Nigel referred also to the Consultation for the Network Rail Draft GW Route Utilisation Strategy. The final version, launched on 30 March, was a definite improvement and seemed to accept the need for additional track capacity within Bristol. nevertheless it was clear that manyrail projects had yet to secure the necessary funding. John Walker noted that NR had misrepresented the case for Portishead reopening by claiming the track needed to be upgraded for 60 mph running. George Bailey suggested that there was scope to expedite reopenings by Section 106 funding for new housing development, as was being proposed for Tavistock. Anne Lock mentioned that the Strategic Health Authority’s evidence to the SW Rgional Committee had stressed the health benefits from investing in public transport. She wondered whether the Authority could make the same point to NR.
More effort needed to go into the Portishead campaign because of a recent crazy proposal to convert the line west of Pill into a guided busway. Tony Lloyd suggested a future Branch meeting in Bristol should emphasise the importance of re-opening the line. There was also a need to investigate the true cost of guided bus systems. Stephen Wade pointed out that rubber traction on concrete used more energy than steel wheels on steel rails. Anne Lock said she believed the West of England Partnership wanted the South Bristol Link Road built and for guided buses to run over it in order to present the scheme as pro-public transport. John Dixon referred to a report in the Bristol Evening Post that Junction 19 ( linking Portishead with the M5 ) was to be rebuilt at a greater cost than that required to reopen the Portishead line.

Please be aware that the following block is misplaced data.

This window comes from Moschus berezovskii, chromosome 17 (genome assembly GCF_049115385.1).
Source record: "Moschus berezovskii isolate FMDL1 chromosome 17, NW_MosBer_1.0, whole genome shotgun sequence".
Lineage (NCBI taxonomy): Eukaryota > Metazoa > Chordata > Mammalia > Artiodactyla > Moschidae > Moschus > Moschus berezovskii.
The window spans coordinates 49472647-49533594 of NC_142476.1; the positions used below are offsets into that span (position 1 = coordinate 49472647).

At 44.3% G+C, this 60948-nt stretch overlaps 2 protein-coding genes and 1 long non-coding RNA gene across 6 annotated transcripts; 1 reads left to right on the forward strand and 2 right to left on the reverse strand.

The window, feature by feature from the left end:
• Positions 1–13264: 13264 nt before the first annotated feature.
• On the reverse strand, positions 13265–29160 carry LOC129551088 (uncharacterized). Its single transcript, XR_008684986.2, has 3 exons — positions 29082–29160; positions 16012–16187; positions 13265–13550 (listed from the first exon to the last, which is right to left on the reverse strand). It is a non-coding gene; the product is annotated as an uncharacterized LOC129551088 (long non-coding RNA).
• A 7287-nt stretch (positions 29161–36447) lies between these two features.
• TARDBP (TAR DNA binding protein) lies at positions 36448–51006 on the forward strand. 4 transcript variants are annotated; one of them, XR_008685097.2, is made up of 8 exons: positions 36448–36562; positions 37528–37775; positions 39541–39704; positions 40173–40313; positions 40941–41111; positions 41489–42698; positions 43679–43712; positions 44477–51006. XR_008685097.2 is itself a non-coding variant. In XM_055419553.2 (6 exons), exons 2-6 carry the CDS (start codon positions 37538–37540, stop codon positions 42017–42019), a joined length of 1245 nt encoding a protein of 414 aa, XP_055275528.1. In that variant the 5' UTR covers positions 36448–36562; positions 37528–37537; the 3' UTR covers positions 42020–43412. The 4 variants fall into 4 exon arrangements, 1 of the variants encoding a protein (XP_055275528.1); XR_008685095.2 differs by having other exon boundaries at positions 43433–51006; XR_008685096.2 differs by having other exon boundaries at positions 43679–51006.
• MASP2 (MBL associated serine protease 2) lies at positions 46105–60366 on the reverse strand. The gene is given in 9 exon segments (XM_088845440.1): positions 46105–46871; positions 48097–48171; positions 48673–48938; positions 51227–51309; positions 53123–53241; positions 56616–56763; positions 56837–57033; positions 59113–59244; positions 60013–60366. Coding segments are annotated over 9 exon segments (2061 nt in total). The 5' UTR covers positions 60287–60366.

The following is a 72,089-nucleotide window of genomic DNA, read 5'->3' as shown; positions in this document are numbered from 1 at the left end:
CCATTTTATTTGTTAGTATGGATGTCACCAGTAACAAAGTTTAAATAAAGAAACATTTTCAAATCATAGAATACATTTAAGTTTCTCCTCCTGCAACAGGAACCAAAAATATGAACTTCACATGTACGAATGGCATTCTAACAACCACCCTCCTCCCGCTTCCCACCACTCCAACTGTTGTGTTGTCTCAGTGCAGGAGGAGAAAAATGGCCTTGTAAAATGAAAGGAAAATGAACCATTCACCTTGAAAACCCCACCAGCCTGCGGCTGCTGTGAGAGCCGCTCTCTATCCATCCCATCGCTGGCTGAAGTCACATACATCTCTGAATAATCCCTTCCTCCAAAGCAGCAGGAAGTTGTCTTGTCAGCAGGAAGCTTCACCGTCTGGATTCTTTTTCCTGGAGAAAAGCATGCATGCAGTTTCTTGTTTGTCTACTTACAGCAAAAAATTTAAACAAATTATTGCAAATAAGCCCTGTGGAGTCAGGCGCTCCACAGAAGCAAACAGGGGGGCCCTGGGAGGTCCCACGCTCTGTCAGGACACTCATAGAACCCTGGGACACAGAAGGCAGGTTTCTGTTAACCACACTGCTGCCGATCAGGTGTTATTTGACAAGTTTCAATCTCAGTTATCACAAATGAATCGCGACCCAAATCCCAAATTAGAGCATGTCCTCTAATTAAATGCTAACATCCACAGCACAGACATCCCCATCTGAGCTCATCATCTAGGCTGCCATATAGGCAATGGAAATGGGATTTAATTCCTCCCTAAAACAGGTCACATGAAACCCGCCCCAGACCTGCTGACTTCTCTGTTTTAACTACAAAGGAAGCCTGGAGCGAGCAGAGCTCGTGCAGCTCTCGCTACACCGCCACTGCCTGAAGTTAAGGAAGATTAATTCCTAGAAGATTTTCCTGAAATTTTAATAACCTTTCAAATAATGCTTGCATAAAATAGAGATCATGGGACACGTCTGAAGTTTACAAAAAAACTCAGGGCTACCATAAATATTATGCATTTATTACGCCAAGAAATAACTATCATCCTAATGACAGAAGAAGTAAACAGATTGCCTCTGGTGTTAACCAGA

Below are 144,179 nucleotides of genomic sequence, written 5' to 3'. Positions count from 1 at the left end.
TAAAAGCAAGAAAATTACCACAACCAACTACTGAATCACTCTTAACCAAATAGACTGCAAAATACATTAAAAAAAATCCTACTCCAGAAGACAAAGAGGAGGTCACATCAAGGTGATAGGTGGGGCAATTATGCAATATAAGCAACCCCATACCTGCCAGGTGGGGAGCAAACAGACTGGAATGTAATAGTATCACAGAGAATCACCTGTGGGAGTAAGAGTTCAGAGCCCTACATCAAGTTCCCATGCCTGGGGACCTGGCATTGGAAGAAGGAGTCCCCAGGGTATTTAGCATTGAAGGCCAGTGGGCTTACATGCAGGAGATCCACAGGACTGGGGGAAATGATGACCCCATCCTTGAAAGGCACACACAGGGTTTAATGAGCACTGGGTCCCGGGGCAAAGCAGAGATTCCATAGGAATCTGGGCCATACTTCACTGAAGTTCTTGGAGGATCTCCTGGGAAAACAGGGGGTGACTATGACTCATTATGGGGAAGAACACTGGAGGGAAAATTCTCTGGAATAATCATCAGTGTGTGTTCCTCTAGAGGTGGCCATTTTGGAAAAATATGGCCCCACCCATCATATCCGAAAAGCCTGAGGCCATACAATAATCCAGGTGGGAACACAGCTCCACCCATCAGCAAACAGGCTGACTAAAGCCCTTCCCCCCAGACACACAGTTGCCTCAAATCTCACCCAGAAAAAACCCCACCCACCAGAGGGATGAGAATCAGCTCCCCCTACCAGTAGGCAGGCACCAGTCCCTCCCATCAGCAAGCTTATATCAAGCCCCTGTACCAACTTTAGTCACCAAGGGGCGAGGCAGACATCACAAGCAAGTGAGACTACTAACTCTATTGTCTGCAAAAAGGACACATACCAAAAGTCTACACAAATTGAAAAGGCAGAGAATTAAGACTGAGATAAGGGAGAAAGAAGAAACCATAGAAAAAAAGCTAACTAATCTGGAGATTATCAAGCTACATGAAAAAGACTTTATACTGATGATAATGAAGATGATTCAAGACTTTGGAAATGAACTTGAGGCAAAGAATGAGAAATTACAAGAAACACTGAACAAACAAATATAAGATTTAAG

5. Treasurer’s Report
Tony Lloyd advised that the Branch had added about £ 200 to its reserves and currently had a balance of £ 1 592. Guidelines for Branch Treasurers advised against Branches holding more than two years’ expendidture in reserve. He invited ideas from the floor on how to spend these growing resources. Stephen Wade suggested investing in a meeting focussed on a speciic theme such as railway v guided busway. Tony considered that the Committee neede to meet face to face, nt only via teleconferences, to work on a campaign leaflet.
6. Election of Officers
The following were elected en bloc:
Co-Chairmen John Walker and David Redgewell
Secretary Nigel Bray
Treasurer Tony Lloyd
Media Spokesman Bruce Williamson
George Bailey North Somerset Railway
Julie Boston Friends of Suburban Bristol Railways
John Dixon Portishead Railway Group
Gerard Duddridge representing Somerset
Anne Lock Corsham Station Campaign
After much discussion it was resolved that in future all existing Committee members would be required to confirm prior to the AGM whether they wished to seek re-election.
7. Any Other Business
7.1 Stephen Wade referred to a proposal to revive the Sharpness branch line for passenger and freight services, using rolling stock which had been stored at Long Marston. Eric Barbery said he understood the intended freight traffic to be coal imported from South Wales.
7.2 Anne Lock circulated a flyer from Go! Co-operative, a mutually owned company proposing to run trains between Oxford and Weymouth via Swindon and Westbury under Open Access rules for train operators.